Joseph T. Zealy was born in 1812 in Charleston, South Carolina, one of nine children born to Beaufort native James Zealy and his wife Rebecca Parsonage Zealy. Little is known about his childhood, education, or professional training. At age 24, he married Sarah Bell Badger, and the couple raised four children, Lavinia, Anna, Richard, and Mary. Mr. Zealy moved his growing family to Orangeburg, where he obtained employment as a carpenter and building contractor. Apparently, during this period, he received daguerreotype instruction, but the exact source remains unknown.
Mr. Zealy opened his first daguerreotype studio in South Carolina's capital city of Columbia in late 1846. His gallery quickly became an immediate success among the local residents. The appreciation for his aesthetically pleasing but affordable portraits was expressed by one happy customer, who composed a poem for the photographer, which read in part:
TO MR. ZEALY, THE DISTINGUISHED ARTIST,
IN RETURN FOR THE PRESENT OF
MY HUSBAND'S DAGUERREOTYPE.
My Husband's picture to the life,
O, bless the art to which I owe it!
Her thanks would, now, a grateful wife
Return to him, who did bestow it.
By 1849, Mr. Zealy was producing color daguerreotypes - one of the first of their kind - and was known for utilizing the latest photographic equipment and processes. By the 1850s, his gallery featured an impressive skylight, which allowed the operator to delicately manipulate light and shadow. Unbeknownst to Mr. Zealy, it would be a team of educators led by Professor Louis Agassiz that would cement his eventual photographic legacy. Dr. Agassiz commissioned Mr. Zealy to photograph several of B. F. Taylor's Columbia plantation slaves as part of an anthropological project in which he theorized that humans were not comprised of a single species. The result was 15 daguerreotypes of first- and second-generation slaves (men, women, and children), mostly nudes, that focused on body types for comparative analysis. These images, believed to be the first of their type, were not publicized at the time, and were later harshly criticized by twentieth-century historians for perpetuating racial stereotypes while promoting white superiority.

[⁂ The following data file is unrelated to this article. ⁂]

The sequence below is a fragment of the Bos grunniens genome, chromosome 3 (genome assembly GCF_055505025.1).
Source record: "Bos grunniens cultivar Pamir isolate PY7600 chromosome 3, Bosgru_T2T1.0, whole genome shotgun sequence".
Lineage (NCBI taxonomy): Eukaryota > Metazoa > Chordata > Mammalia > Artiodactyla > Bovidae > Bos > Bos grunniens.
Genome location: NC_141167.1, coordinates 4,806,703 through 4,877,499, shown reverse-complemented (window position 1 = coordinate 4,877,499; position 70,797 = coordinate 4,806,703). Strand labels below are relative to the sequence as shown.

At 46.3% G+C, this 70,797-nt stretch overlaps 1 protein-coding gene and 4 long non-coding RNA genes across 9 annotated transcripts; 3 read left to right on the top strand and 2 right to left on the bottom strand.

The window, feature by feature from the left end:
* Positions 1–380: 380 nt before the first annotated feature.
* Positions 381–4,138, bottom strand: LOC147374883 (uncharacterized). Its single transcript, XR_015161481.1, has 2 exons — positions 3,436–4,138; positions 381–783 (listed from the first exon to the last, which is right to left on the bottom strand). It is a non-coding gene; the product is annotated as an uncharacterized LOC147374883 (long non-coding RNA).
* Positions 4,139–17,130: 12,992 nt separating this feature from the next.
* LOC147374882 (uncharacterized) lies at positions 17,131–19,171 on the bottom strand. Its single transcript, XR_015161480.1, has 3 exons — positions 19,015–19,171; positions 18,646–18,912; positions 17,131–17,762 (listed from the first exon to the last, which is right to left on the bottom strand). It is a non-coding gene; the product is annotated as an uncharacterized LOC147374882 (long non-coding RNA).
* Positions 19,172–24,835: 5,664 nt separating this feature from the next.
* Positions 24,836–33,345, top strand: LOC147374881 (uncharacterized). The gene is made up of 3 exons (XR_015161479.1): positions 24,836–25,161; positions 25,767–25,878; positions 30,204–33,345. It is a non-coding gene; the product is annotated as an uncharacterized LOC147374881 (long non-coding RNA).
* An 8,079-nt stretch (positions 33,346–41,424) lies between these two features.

After the project was completed, Mr. Zealy returned to local portraiture, often competing in state fairs and professional competitions. He advertised $1 ambrotypes and expanded his business to include life-size daguerreotype enlargements. He continued operating his Columbia gallery throughout the Civil War, until the Union army burned down his home and studio on February 15, 1865. He attempted to salvage the structure, aptly renaming the building 'the Phoenix,' but was forced to open a mercantile business to supplement his income. After recouping enough of his losses to retire comfortably, Mr. Zealy spent his later years enjoying the company of family and friends. His wife died in 1880 while visiting relatives, and ironically, while visiting his daughter and son-in-law years' later, Mr. Zealy died of heart failure in Walton County, Georgia in 1893. His slave daguerreotypes, believed to be long forgotten, were discovered in 1975 at Harvard University' Peabody Museum of Archaeology and Ethnology, that were later incorporated into Amon Carter Museum of Modern Art's (Fort Worth, Texas) "Nineteenth Century Photography" exhibition in 1992. Their anthropological significance may always be argued by historians, but the artistry of J. T. Zealy's portraits will never be in dispute.
1995 American Art, Vol. IX (Chicago, IL: University of Chicago Press, pp. 39-40, 46, 48, 51.
2007 Encyclopedia of Nineteenth-Century Photography, Vol. I (New York: Routledge/Taylor & Francis Group LLC), p. 1014.
1913 A History of Savannah and South Georgia, Vol. II, by William Harden (Chicago, IL: The Lewis Publishing Company), pp. 760-761.
2007 Ordering the Façade by Katherine Henninger (Chapel Hill, NC: University of North Carolina Press), p. 61.
2001 Partners with the Sun: South Carolina Photographers, 1840-1940 by Harvey S. Teal (Columbia, SC: University of South Carolina Press), pp. 28-32.
1852 Photographic Art-Journal, Vol. III (New York: W. B. Smith), p. 257.
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